I sat and let the glory of words wash over me. It was a refreshing time at the movies for Love and Friendship. Based on a Jane Austen novella, this smart costume drama filled the screen with beauty and cunning (Kate Beckinsale as Lady Susan), witty dialogue, fantastic vocabulary, and a quick paced tale. It was glorious and nothing blew up. It’s eighteenth century England, and what is a woman without a man and money? Woe to the widow, Lady Susan, who’s on the move. She lands at a relative’s home and instantly charms her sister-in-law’s brother. Reginald De Courcy (Xavier Samuels) is younger, full of ideals, and enjoys talks and walks with Lady Susan. Meanwhile, other suitors circle despite her devious reputation. She’s difficult to resist.
Her daughter arrives – a pale, wisp of a girl, seemingly without a backbone. She’s been kicked out of school. Now what? Marry her off? Oh dear. In typical Jane Austen fashion, the author questions the role of women in the world, and points to strong will and character, personality and wit. It’s sad if one does not have a fortune, and ridiculous to be dependent. Some of the best dialogue occurs between Kate Beckinsale and Chloe Sevigny (the brash American married to an old fart – Stephen Fry). It’s laugh out loud humorous. Oh, there’s behind the scenes conniving, a scandal at Langford, and plenty of rousing indignation in a mere ninety minutes or so.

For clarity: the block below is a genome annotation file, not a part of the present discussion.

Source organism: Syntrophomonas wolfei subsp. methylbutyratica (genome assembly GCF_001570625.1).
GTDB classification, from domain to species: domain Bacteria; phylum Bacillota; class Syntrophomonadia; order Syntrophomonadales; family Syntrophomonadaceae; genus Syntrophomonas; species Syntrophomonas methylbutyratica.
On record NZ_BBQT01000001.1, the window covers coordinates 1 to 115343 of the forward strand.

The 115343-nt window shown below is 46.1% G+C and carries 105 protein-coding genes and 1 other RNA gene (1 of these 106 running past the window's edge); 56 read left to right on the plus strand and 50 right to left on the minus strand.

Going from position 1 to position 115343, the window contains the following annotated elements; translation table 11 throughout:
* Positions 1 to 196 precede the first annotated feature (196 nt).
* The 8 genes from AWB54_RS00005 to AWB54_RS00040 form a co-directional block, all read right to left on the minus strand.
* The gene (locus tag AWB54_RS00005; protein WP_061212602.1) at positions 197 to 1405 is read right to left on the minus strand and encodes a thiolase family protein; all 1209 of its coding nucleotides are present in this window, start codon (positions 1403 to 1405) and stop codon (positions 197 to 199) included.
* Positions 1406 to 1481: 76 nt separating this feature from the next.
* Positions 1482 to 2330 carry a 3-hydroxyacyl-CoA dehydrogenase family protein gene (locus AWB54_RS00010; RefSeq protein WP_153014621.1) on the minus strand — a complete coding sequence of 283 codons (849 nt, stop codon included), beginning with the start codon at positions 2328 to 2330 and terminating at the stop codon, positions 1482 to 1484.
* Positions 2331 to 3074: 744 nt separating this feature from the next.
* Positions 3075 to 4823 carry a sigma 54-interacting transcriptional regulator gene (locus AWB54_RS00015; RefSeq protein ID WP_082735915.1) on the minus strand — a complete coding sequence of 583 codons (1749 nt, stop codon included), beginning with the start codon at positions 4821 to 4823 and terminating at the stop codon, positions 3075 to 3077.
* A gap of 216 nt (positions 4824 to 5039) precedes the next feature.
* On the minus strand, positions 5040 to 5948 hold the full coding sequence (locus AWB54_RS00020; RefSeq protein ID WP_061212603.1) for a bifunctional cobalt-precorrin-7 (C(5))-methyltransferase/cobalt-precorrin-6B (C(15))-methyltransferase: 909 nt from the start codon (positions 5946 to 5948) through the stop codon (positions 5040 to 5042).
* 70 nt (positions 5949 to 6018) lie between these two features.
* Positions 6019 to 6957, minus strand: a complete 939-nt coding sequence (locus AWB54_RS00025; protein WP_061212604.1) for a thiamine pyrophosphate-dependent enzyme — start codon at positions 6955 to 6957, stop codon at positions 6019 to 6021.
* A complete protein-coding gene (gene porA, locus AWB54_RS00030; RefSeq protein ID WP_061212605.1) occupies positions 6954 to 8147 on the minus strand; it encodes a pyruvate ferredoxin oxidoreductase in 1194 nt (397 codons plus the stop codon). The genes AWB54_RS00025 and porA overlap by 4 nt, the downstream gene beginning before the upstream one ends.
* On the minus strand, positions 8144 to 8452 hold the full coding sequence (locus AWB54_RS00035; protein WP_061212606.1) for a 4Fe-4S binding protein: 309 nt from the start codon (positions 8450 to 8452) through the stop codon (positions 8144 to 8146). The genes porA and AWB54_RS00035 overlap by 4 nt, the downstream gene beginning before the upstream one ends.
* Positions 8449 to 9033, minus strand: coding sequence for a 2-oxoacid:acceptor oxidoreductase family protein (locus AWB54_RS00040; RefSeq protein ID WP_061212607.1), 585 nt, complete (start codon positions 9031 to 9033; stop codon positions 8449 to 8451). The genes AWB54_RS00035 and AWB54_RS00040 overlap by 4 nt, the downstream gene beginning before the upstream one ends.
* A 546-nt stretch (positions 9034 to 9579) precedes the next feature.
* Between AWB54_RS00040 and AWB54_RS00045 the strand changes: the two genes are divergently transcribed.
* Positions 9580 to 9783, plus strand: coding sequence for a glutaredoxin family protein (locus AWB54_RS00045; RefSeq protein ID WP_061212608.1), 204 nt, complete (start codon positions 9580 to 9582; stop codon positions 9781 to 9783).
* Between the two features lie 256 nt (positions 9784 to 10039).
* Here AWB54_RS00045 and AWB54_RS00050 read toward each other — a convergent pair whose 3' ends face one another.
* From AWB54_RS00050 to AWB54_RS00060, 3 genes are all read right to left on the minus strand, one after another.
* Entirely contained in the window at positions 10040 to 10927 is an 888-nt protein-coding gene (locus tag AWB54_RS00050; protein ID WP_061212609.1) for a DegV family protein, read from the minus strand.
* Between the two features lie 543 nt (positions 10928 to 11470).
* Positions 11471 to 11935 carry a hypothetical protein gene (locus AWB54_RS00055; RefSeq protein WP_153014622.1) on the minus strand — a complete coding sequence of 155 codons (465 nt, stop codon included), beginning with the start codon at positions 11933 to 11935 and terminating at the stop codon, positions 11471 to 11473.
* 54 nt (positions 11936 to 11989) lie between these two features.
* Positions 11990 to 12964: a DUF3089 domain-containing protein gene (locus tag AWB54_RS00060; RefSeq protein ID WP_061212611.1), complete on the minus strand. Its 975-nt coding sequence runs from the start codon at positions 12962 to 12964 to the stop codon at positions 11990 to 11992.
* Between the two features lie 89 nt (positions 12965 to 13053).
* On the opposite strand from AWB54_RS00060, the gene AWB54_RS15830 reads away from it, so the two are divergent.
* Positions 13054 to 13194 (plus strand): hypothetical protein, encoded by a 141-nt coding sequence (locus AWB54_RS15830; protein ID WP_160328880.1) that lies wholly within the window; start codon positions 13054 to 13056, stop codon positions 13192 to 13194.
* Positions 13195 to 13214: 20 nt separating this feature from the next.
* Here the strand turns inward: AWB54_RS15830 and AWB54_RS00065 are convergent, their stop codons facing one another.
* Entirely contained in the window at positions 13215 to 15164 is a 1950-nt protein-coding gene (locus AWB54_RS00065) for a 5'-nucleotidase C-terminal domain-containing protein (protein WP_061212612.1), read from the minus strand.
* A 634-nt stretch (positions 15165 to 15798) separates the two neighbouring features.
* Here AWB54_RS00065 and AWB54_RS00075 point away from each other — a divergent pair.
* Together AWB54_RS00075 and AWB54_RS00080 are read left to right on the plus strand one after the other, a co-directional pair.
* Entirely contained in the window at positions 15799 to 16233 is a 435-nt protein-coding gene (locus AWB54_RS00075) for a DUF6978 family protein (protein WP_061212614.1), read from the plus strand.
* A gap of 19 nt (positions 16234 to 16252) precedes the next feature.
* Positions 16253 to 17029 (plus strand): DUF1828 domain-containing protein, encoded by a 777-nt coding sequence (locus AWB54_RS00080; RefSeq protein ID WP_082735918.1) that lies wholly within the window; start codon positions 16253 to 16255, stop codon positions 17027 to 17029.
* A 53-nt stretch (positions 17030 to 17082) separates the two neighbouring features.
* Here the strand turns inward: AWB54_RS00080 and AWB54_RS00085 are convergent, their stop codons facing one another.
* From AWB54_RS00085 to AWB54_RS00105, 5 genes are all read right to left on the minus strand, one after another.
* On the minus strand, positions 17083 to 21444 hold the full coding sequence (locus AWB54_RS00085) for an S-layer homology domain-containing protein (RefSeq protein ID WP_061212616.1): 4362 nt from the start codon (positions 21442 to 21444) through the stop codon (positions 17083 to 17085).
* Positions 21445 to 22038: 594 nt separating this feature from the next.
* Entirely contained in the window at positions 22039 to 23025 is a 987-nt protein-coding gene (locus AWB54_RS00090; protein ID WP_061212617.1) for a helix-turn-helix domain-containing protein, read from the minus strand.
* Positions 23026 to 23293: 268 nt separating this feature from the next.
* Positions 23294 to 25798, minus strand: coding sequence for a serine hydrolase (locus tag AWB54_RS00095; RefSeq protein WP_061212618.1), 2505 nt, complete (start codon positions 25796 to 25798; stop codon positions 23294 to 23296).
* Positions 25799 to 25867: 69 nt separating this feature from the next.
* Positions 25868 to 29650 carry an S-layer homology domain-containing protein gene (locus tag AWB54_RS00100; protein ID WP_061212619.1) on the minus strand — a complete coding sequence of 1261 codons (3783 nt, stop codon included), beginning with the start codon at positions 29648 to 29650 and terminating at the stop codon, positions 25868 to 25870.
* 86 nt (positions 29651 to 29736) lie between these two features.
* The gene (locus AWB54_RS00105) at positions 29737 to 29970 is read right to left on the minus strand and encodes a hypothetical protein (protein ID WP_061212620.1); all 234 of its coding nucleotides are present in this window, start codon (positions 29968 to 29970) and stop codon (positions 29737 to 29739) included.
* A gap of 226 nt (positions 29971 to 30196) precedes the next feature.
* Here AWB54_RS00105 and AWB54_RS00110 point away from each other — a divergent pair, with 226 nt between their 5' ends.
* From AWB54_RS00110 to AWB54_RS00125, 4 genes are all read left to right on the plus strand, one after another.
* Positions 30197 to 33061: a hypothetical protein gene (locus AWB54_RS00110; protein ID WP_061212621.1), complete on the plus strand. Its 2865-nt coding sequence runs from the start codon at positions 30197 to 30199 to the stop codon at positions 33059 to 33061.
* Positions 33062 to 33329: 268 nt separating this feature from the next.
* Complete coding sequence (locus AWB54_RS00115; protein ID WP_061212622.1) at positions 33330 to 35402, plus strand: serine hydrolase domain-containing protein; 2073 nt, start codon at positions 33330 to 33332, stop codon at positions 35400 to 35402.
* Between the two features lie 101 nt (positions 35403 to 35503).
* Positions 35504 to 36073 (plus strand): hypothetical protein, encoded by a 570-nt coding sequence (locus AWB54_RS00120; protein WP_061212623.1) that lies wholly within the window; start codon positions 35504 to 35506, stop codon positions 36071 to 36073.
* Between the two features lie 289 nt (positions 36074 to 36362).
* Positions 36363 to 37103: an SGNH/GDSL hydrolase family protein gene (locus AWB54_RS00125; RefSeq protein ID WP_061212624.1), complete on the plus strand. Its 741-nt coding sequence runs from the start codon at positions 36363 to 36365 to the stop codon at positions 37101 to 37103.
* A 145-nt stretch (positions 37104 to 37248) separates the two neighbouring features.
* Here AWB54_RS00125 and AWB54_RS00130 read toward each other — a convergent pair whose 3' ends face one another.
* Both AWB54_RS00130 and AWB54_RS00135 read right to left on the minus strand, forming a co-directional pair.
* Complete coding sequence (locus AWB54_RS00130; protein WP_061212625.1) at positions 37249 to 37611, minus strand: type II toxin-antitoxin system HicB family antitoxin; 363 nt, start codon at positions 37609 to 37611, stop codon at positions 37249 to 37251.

Great acting, great writing, and Kate Beckinsale is absolutely wonderful in this role. Love and Friendship is a gem of a little flick. If you like Jane Austen, this film is for you.